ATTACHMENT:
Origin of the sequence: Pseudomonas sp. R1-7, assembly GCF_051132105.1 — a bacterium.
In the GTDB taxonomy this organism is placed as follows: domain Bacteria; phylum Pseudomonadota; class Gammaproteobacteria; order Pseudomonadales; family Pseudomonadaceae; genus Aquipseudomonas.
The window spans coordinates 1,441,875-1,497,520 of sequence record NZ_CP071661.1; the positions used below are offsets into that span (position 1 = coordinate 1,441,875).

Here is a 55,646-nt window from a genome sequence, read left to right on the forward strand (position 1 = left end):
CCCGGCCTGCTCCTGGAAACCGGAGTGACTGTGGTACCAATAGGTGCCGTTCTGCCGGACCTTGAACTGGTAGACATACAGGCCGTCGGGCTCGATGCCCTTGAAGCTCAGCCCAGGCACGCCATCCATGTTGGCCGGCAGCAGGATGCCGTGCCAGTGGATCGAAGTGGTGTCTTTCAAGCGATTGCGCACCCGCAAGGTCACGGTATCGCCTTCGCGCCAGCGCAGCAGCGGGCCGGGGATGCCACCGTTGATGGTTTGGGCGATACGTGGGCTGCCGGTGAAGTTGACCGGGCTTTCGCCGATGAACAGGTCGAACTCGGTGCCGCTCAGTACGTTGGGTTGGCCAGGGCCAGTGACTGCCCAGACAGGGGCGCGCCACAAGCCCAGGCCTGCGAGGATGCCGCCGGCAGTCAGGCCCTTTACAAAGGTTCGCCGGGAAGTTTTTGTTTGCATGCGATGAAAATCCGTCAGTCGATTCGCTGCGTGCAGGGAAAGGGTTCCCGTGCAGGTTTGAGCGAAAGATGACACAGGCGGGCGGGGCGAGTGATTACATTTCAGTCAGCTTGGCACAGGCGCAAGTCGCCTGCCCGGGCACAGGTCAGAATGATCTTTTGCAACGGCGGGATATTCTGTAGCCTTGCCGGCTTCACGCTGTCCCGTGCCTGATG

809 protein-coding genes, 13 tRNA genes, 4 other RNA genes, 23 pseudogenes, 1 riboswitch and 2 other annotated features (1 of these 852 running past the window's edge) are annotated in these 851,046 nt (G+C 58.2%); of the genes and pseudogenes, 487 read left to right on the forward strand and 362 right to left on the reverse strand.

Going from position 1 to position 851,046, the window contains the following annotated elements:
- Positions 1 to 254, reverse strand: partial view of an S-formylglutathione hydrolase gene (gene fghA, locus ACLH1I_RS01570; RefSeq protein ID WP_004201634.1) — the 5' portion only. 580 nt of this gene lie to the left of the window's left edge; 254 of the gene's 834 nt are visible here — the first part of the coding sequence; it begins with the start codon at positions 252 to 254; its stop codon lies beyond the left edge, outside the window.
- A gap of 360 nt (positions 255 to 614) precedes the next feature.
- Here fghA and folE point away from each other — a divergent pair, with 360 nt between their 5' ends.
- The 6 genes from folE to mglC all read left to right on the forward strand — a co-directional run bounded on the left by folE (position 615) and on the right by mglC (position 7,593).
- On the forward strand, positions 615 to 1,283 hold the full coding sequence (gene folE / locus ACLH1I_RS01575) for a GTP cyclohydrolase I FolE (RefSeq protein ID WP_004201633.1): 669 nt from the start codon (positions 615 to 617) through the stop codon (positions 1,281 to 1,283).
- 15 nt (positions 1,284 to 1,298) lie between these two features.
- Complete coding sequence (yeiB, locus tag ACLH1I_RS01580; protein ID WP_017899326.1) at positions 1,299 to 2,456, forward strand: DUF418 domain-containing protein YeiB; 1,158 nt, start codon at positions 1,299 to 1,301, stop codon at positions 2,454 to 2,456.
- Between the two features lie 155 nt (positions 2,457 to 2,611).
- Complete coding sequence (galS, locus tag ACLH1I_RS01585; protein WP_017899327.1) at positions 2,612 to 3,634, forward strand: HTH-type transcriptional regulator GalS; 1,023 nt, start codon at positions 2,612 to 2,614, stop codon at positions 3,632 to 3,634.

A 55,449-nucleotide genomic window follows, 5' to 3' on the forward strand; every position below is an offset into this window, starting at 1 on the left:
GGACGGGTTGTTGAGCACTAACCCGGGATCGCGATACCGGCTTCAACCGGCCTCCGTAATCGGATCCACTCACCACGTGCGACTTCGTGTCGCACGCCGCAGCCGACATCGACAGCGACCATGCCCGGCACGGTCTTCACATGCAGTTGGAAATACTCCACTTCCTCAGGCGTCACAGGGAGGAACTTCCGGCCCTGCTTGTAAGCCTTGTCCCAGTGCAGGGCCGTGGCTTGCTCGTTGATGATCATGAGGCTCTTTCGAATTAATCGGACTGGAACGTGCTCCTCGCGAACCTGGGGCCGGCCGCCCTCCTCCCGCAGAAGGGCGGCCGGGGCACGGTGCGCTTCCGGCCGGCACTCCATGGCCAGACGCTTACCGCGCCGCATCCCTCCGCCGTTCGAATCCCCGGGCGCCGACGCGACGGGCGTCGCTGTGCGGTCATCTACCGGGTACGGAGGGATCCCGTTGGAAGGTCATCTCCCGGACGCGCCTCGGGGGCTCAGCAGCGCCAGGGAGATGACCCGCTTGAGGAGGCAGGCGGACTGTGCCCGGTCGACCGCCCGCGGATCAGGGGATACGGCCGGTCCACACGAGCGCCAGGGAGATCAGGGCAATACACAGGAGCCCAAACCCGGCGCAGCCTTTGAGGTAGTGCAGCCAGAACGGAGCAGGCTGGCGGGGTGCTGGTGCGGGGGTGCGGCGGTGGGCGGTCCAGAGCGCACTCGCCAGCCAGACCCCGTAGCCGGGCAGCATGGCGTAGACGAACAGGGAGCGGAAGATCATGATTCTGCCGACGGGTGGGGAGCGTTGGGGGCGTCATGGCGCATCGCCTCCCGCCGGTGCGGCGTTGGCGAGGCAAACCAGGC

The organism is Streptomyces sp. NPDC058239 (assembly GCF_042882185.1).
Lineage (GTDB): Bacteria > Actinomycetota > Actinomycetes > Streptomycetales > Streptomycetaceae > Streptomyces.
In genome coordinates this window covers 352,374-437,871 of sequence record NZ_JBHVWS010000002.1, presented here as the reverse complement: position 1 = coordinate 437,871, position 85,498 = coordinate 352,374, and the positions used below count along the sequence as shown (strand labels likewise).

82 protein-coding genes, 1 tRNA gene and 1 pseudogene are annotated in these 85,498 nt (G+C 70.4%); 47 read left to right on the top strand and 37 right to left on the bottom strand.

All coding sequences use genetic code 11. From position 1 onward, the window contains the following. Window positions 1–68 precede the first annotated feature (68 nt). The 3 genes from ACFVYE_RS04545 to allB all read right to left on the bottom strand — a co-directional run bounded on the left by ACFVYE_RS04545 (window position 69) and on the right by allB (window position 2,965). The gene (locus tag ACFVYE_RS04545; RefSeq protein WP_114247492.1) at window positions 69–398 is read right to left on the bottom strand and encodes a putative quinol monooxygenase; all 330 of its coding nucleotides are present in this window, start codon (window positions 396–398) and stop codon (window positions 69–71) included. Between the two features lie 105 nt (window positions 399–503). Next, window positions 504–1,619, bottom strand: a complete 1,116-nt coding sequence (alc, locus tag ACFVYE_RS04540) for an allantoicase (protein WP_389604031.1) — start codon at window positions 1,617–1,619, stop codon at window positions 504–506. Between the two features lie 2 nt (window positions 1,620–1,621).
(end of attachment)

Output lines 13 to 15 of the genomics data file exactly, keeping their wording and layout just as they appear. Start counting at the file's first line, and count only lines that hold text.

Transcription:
- 15 nt (positions 1,284 to 1,298) lie between these two features.
- Complete coding sequence (yeiB, locus tag ACLH1I_RS01580; protein ID WP_017899326.1) at positions 1,299 to 2,456, forward strand: DUF418 domain-containing protein YeiB; 1,158 nt, start codon at positions 1,299 to 1,301, stop codon at positions 2,454 to 2,456.
- Between the two features lie 155 nt (positions 2,457 to 2,611).